Volunteers work flat out at new hostage HQ to bring Israelis back home from Gaza

Teams are working around the clock to collect every possible piece of information

October 26, 2023 12:03

Dudi Zalmanovitsh is one of those Israelis who you’ve never heard of that knows everyone in the country and can reach them in one call — the type who is both a lawyer, entrepreneur and philanthropist and can only hint at what he did back in his army days.

And on the morning of Simchat Torah, October 7, there were two young members of his family at the Nova music festival. Just a few hours earlier they had all been at home at a family meal together. Now Dudi and other relatives were getting panicked calls about being shot at and hiding from gunmen.

As for so many Israelis, that was the first Zalmanovitsh knew of the Hamas attack on Israel. He immediately made a couple of phone calls.

Many Israelis were trying to use various apps to locate the mobile phones of their missing relatives. Zalmanovitsh was doing the same, but directly with the CEOs of the cellphone network providers.

One relative managed to make it alive, with two bullets in her leg, to Ofakim police station, but his wife’s nephew, Omer Shem Tov, a 21-year-old student, was — according to his phone at least —  already inside the Gaza Strip. Later, he was identified in a video of a truck carrying Israeli hostages, some seemingly already dead, by a tattoo on his back.

While the families were gripped with their own personal anxiety and grief, Zalmanovitsh realised this was much bigger than any one family’s tragedy. Even then, on the first day of the war, it was clear to him that there would have to be a framework for the families of hostages in Gaza.

“It was just like when the coronavirus pandemic began and I understood that we couldn’t wait for the government or the IDF to do it. The IDF anyway was much too busy with the fighting. Around 25 people from my close circles were killed that day and I had no doubt the army would be fighting a war. So I started setting it up here” — he waves around at the office floor in Tel Aviv’s Opera Tower where normally one of his companies provides tailored services to Israel’s leading law firms.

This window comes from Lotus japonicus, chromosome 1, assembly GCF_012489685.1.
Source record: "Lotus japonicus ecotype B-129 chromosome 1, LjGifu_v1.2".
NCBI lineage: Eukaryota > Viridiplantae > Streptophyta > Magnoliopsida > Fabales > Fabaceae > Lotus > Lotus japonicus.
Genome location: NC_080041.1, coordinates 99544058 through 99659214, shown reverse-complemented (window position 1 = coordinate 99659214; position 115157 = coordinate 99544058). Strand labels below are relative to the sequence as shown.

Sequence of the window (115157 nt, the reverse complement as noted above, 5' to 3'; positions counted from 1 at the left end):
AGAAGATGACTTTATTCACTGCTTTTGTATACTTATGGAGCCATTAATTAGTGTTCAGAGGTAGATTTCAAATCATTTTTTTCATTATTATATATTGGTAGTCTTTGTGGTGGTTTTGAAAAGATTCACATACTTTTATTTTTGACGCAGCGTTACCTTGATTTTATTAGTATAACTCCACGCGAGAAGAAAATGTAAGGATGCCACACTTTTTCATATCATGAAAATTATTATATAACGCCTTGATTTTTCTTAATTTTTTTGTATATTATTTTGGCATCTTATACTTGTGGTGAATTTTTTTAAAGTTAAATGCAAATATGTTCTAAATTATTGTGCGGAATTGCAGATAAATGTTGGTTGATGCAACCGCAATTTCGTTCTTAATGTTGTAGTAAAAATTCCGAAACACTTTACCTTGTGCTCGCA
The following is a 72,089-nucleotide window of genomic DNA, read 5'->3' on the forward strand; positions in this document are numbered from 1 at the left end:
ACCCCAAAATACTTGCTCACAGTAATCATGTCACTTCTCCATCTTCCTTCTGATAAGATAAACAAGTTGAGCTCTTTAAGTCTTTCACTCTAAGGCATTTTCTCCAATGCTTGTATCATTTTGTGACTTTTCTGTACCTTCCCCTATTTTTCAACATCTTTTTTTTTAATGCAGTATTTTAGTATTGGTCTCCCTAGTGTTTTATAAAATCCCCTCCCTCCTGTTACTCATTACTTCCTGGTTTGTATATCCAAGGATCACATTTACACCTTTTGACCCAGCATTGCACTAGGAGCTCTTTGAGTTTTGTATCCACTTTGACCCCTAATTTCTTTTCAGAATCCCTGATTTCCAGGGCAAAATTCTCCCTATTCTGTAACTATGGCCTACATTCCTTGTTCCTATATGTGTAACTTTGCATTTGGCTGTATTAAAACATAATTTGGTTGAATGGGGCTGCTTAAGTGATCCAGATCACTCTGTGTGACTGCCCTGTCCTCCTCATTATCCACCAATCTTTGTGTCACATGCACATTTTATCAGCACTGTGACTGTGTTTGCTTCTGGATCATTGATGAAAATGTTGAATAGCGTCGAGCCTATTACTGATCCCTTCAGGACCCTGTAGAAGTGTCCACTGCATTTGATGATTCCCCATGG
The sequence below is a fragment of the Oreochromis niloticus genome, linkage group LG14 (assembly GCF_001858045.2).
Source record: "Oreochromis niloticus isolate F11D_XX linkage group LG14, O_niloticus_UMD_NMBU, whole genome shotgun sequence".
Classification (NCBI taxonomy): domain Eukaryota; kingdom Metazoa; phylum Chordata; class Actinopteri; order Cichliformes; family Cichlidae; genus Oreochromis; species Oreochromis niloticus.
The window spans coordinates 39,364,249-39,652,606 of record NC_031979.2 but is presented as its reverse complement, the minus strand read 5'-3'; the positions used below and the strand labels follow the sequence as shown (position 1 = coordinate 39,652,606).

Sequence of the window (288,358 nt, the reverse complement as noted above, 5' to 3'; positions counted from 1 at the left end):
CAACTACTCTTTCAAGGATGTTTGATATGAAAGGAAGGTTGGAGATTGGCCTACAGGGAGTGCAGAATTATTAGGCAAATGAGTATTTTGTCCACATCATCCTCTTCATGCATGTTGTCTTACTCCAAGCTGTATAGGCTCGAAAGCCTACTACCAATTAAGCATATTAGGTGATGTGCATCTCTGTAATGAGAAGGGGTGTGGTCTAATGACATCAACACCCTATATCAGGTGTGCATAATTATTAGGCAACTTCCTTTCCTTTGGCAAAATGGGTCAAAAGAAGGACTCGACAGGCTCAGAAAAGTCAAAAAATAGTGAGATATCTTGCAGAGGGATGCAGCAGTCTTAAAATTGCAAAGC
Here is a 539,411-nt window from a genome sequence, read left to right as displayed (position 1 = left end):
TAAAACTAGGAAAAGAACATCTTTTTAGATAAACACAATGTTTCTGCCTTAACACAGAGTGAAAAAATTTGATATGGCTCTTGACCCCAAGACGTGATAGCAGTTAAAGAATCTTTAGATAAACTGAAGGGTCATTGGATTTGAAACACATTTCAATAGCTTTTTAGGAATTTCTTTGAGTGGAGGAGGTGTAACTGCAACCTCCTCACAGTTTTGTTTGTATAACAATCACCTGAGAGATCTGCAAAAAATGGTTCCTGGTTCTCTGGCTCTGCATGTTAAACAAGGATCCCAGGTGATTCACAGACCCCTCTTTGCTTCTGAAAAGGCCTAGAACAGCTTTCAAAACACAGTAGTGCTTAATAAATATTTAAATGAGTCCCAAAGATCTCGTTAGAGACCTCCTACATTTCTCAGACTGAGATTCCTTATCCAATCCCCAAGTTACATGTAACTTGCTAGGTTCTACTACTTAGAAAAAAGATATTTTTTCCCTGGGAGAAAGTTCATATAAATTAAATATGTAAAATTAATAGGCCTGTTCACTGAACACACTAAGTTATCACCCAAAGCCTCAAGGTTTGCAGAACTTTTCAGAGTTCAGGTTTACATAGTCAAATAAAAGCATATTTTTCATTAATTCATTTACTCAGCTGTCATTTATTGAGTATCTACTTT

Now, the lavish office space, instead of hosting legal teams working on mergers and acquisitions, has been given over to various teams made up of hundreds of volunteers. There are rooms where doctors and psychologists are ready to sit with the distressed families, and others in which media experts help prepare them for interviews in the Israeli and international media. In the larger meeting-rooms there is a procession of foreign diplomats coming in to see the families, who are accompanied by retired Israeli diplomats.

In another more secluded part of the building, there’s a data operation, devoted to trying to collect every possible piece of information: mobile-phone signals, bank account movements (credit cards were stolen and immediately used) and analysing advanced facial-recognition software videos made that day which are still emerging on social media. The team passes on all the information it gathers both to the families and to Israel’s intelligence services.

“In the first days, most of the families had no formal contact with the IDF or the government and our first job was to provide them with an address where they could simply register the name of their missing relative, provide any details they had about the last known place of their whereabouts, and then we could keep them updated with anything we found,” says Zalmanovitsh.